coronavirus

Mass. Reports 5,632 New COVID-19 Cases, Bringing Total Above 300K

There have now been 11,358 confirmed deaths and 302,933 cases, according to the Massachusetts Department of Public Health

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Massachusetts reported 5,632 new confirmed coronavirus cases and an additional 53 deaths on Friday.

There have now been 11,358 confirmed deaths and 302,933 cases, according to the Massachusetts Department of Public Health. Another 252 deaths are considered probably linked to COVID-19.

The percentage of coronavirus tests coming back positive, on average, ticked up to 6.13%, according to the report.

The number of patients hospitalized for COVID-19 has increased to 1,874. Of that number, 370 were listed as being in intensive care units and 204 are intubated, according to DPH.

Friday's numbers were announced just hours before the U.S. Food and Drug Administration approve the second coronavirus vaccine.

With the Moderna vaccine poised for approval, as many as six million doses could start going out on Monday. While similar to Pfizer's vaccine, Moderna's does not have to be stored at super-cold temperatures, which will expand distribution options.

An FDA panel had endorsed Cambridge-based Moderna's vaccine on Thursday.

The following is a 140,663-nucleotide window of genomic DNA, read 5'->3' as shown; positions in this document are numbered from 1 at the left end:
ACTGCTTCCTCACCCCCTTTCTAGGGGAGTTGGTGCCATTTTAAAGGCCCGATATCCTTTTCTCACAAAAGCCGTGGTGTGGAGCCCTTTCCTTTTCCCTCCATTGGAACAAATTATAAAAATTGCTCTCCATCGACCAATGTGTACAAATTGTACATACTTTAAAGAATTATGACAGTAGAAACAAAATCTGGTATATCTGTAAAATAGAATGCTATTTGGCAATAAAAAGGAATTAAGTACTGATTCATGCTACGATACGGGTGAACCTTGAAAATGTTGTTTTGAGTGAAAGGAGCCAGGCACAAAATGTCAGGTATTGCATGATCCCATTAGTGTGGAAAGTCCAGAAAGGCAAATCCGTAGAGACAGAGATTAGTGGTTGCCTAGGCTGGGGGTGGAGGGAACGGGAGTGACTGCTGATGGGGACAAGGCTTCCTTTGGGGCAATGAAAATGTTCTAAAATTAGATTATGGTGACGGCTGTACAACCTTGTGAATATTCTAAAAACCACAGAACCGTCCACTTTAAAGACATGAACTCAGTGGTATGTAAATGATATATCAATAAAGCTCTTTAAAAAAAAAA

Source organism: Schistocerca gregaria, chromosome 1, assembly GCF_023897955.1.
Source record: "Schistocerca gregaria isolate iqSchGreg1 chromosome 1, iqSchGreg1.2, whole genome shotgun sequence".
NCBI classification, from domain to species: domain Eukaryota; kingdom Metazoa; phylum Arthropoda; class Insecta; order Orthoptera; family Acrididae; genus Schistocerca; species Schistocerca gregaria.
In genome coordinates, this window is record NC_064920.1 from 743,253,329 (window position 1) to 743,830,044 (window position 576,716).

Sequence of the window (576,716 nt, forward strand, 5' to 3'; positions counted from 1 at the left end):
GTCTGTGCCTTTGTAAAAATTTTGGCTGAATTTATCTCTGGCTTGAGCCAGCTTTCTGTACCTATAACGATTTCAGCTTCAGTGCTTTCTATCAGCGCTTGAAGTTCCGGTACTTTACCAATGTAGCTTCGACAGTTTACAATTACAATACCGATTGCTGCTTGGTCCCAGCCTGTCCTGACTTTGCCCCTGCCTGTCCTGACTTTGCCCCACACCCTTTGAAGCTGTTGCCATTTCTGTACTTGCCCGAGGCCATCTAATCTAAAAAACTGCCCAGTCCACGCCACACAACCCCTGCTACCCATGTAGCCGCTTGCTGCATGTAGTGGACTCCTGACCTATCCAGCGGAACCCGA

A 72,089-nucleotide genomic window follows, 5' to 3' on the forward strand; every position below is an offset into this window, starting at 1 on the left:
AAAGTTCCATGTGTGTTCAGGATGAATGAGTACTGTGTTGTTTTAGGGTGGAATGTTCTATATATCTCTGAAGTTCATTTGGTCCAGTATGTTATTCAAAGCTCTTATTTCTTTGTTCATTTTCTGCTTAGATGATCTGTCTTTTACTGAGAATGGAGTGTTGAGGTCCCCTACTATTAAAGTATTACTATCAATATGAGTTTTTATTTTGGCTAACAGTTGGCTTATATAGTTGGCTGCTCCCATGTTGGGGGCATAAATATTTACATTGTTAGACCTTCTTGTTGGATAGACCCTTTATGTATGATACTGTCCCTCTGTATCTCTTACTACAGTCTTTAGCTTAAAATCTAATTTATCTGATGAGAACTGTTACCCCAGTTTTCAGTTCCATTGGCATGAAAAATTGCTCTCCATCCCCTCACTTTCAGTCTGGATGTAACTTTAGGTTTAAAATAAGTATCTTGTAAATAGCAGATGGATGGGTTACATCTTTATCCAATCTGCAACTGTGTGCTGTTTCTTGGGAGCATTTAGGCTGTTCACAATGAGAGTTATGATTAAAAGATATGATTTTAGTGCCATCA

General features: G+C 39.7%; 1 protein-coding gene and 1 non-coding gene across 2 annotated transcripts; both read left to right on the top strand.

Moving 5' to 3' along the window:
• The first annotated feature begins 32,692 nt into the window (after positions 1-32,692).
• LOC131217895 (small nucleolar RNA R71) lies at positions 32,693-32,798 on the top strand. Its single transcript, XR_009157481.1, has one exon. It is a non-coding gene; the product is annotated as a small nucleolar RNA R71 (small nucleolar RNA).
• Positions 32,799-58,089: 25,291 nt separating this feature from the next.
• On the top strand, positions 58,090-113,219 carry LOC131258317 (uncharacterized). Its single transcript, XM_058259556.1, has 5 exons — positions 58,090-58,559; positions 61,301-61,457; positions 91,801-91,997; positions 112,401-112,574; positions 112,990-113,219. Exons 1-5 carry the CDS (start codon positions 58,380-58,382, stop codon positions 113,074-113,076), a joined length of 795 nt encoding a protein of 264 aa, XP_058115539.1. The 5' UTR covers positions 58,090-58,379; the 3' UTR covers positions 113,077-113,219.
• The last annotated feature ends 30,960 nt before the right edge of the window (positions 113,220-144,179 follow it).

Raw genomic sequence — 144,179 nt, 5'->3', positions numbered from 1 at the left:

Dr. Eric Rubin, the Editor in Chief of the New England Journal of Medicine, was on the FDA panel that voted to approve the vaccine for emergency use. While similar to Pfizer's vaccine, Moderna's does not have to be stored at super-cold temperatures which will expand distribution options.

"Large hospitals have those freezers, for example. But your pharmacy, your doctor's office, they don't have ultra-low temperature storage," Dr. Rubin said. "Everyone has a freezer. A regular freezer so the Moderna vaccine might be a lot more accessible." 

Both vaccines have side effects like headaches and sore arms that are uncomfortable but not dangerous. Both require two doses, though there is some question about that.

Dr. Michael Mina is an epidemiologist at Harvard who says the Pfizer vaccine has shown robust protection 12 to14 days after the first shot. 

“It really warrants an immediate investigation and beginning of new trials to see can we vaccinate twice as many people by using only a single dose," he said.

Dr. Mina says if we can do that, we would reach herd immunity much quicker, but there's one hang-up.

"Vaccine manufacturers have a lot riding on keeping a two-dose regimen. It's just the fact," he said. "There is a lot of money on the table and there's no reason why a vaccine manufacturer wants a single dose over a two-dose regimen." 

Just days into the historic rollout of the coronavirus vaccine, Massachusetts officials were informed by the feds that the state's next shipment of Pfizer's COVID-19 vaccine won't include as many doses as promised -- reduced from 60,000 to only 42,000.
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